IPcentral Weblog
  The DACA Blog

Wednesday, February 21, 2007

Geoffrey Stone on a National Shield Law
(previous | next)

University of Chicago Professor Geoffrey Stone, one of America's leading experts on First Amendment law, has an editorial in today's New York Times calling for the passage of a federal journalist-source priviledge law, or "shield law." Such a law would, in Stone's words, "protect journalists from compelled disclosure of their sources' confidential communications in the same way psychiatrists and lawyers are protected."

Prof. Stone notes that 49 states already have such a shield law and that 13 of those states provide journalist-source confidentiality absolutely. In the 36 other states the right is qualified but still provides a great deal of protection. Stone argues that the same protections need to be granted at the federal level because:

A strong and effective journalist-source privilege is essential to a robust and independent press and to a well-functioning democratic society. It is in society's interest to encourage those who possess information of significant public value to convey it to the public, but without a journalist-source privilege, such communication will often be chilled because sources fear retribution, embarrassment or just plain getting "involved." ... A serious journalist-source privilege is imperative to the national interest. It should be high on the list of Congress's priorities for 2007.

I strongly agree with Prof. Stone on the importance of a federal shield law. But his editorial ignores the most difficult question in this debate: Who, exactly, counts as a "qualified" or "serious" journalist these days? In a world of user-generated content--in which every man, woman and child can be a one-person publisher or broadcaster--where would a federal shield law draw the line? The last thing I want is the government drawing up a formal list of "qualified" media organizations. On the other hand, should anyone who posts anything online qualify? I can see problems with that model.

Perhaps the best option is for the government not to try to create a bright-line test for who exactly qualifies as a journalist or news organization, but rather include generic language in the bill about the need for the party seeking protection to show that they took steps to gather and report news that they source confidentiality was essential to building that story.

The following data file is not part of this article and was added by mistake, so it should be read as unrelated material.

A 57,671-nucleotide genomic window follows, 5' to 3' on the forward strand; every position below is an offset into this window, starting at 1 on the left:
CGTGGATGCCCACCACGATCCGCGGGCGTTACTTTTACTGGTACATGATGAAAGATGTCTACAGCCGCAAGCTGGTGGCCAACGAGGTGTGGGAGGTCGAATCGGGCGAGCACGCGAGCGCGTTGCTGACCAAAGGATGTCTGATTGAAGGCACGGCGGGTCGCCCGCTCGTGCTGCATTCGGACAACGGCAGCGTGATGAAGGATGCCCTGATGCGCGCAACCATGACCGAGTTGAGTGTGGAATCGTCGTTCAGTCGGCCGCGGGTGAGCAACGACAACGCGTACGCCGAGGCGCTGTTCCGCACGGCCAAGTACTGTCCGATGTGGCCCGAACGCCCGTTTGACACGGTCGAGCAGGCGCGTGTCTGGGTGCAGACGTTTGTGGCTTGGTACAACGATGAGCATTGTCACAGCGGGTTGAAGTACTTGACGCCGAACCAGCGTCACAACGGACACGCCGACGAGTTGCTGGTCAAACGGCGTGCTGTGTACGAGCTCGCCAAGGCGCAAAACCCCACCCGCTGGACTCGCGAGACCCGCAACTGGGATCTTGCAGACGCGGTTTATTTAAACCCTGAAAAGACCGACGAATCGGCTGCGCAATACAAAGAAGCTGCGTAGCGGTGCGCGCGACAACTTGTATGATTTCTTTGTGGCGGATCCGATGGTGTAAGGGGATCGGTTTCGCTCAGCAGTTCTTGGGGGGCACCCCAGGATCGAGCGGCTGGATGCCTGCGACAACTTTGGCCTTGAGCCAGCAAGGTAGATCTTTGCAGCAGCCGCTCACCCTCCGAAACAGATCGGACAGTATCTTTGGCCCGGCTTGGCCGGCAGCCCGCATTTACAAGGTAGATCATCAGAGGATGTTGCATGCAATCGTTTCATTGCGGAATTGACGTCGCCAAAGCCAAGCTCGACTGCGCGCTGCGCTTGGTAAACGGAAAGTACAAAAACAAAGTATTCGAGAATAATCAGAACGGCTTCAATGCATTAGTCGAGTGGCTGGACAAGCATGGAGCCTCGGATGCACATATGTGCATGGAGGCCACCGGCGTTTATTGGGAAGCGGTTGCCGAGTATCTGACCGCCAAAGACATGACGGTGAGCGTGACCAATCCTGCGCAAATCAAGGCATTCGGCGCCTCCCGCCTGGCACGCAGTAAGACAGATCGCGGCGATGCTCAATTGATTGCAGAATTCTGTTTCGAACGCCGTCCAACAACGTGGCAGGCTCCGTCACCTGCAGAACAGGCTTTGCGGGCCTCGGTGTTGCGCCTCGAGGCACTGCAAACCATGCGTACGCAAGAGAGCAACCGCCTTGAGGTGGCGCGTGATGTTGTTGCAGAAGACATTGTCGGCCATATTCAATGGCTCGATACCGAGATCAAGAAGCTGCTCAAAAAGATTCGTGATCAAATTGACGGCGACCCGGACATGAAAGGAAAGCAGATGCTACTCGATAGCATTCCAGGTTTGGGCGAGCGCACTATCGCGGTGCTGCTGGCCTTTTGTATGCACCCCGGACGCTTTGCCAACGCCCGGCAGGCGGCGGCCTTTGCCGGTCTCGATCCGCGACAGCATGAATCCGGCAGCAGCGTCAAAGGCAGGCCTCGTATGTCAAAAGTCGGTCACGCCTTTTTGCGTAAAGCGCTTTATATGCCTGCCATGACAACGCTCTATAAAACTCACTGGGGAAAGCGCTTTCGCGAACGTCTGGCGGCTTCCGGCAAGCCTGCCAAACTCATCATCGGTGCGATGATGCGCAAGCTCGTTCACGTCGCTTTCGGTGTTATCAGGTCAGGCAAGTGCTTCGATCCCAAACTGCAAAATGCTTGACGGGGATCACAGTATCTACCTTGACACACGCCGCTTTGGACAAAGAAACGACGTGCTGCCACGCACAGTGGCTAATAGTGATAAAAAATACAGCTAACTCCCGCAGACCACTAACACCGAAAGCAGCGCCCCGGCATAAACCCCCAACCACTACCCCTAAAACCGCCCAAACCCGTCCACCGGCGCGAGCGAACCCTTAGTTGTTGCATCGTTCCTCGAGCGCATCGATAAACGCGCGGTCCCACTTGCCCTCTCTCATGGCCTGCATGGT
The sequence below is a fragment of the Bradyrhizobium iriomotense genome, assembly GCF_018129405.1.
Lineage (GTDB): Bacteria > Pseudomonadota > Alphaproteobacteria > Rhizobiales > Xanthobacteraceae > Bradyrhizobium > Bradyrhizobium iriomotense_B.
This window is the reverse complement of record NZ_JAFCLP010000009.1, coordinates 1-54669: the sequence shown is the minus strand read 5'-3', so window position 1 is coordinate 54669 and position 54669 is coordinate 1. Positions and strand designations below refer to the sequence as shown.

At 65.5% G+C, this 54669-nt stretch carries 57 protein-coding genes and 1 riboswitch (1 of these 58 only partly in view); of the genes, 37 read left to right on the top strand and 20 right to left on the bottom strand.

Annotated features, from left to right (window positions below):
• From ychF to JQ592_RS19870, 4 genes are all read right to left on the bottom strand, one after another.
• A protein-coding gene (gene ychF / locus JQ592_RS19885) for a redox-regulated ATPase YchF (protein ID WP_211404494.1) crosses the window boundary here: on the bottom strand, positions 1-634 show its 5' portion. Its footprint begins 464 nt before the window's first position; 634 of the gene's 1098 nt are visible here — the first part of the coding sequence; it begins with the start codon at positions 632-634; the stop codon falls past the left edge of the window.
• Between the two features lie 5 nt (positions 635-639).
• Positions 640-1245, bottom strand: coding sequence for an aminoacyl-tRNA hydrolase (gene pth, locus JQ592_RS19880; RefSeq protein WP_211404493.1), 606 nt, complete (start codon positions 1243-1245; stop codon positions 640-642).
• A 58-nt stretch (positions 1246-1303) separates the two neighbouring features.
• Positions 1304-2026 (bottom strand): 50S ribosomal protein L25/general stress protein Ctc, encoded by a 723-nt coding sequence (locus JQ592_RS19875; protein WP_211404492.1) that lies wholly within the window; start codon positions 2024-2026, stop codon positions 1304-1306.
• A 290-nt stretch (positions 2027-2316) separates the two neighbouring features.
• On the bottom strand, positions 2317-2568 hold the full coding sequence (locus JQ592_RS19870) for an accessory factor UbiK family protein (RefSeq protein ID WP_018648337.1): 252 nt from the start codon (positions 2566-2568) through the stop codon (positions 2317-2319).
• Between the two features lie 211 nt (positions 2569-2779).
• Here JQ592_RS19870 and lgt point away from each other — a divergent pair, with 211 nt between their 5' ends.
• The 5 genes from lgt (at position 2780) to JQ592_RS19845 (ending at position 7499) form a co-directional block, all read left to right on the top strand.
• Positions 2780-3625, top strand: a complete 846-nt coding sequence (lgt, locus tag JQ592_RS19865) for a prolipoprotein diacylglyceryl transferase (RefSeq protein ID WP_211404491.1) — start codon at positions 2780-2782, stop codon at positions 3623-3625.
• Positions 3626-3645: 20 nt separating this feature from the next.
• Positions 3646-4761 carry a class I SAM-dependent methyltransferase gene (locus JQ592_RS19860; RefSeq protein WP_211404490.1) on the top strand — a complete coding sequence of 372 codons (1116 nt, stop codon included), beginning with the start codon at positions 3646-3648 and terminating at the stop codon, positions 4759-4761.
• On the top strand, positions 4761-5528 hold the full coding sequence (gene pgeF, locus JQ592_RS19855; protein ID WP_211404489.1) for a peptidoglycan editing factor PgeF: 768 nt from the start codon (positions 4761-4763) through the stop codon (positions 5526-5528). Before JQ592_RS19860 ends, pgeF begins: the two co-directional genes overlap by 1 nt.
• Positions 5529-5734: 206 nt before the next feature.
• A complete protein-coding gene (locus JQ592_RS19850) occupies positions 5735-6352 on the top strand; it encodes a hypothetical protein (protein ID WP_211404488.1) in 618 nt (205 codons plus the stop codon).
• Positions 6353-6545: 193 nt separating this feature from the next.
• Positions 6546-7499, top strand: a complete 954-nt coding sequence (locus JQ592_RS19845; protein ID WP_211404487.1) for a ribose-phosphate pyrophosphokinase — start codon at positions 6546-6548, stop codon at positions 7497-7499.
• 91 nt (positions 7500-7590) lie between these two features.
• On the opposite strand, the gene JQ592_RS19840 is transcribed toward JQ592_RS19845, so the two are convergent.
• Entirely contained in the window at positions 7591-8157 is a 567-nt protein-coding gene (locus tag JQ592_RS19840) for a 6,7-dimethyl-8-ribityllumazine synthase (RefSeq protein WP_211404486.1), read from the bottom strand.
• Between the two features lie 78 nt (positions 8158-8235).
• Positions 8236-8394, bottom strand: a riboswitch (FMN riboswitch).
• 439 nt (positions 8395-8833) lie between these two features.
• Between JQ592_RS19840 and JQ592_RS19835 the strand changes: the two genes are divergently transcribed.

I'm just thinking out loud here. I find this to be a very interesting and important issue and would love to hear what others think.

posted by Adam Thierer @ 2:10 PM | Free Speech

Share |

Link to this Entry | Printer-Friendly

Post a Comment:

Blog Main
RSS Feed  
Recent Posts
  EFF-PFF Amicus Brief in Schwarzenegger v. EMA Supreme Court Videogame Violence Case
New OECD Study Finds That Improved IPR Protections Benefit Developing Countries
Hubris, Cowardice, File-sharing, and TechDirt
iPhones, DRM, and Doom-Mongers
"Rogue Archivist" Carl Malamud On How to Fix Gov2.0
Coping with Information Overload: Thoughts on Hamlet's BlackBerry by William Powers
How Many Times Has Michael "Dr. Doom" Copps Forecast an Internet Apocalypse?
Google / Verizon Proposal May Be Important Compromise, But Regulatory Trajectory Concerns Many
Two Schools of Internet Pessimism
GAO: Wireless Prices Plummeting; Public Knowledge: We Must Regulate!
Archives by Month
  September 2010
August 2010
July 2010
June 2010
  - (see all)
Archives by Topic
  - A La Carte
- Add category
- Advertising & Marketing
- Antitrust & Competition Policy
- Appleplectics
- Books & Book Reviews
- Broadband
- Cable
- Campaign Finance Law
- Capitalism
- Capitol Hill
- China
- Commons
- Communications
- Copyright
- Cutting the Video Cord
- Cyber-Security
- Digital Americas
- Digital Europe
- Digital Europe 2006
- Digital TV
- E-commerce
- e-Government & Transparency
- Economics
- Education
- Electricity
- Energy
- Events
- Exaflood
- Free Speech
- Gambling
- General
- Generic Rant
- Global Innovation
- Googlephobia
- Googlephobia
- Human Capital
- Innovation
- Intermediary Deputization & Section 230
- Internet
- Internet Governance
- Internet TV
- Interoperability
- IP
- Local Franchising
- Mass Media
- Media Regulation
- Monetary Policy
- Municipal Ownership
- Net Neutrality
- Neutrality
- Non-PFF Podcasts
- Ongoing Series
- Online Safety & Parental Controls
- Open Source
- PFF Podcasts
- Philosophy / Cyber-Libertarianism
- Privacy
- Privacy Solutions
- Regulation
- Search
- Security
- Software
- Space
- Spectrum
- Sports
- State Policy
- Supreme Court
- Taxes
- The FCC
- The FTC
- The News Frontier
- Think Tanks
- Trade
- Trademark
- Universal Service
- Video Games & Virtual Worlds
- VoIP
- What We're Reading
- Wireless
- Wireline
Archives by Author
PFF Blogosphere Archives
We welcome comments by email - look for a link to the author's email address in the byline of each post. Please let us know if we may publish your remarks.

The Progress & Freedom Foundation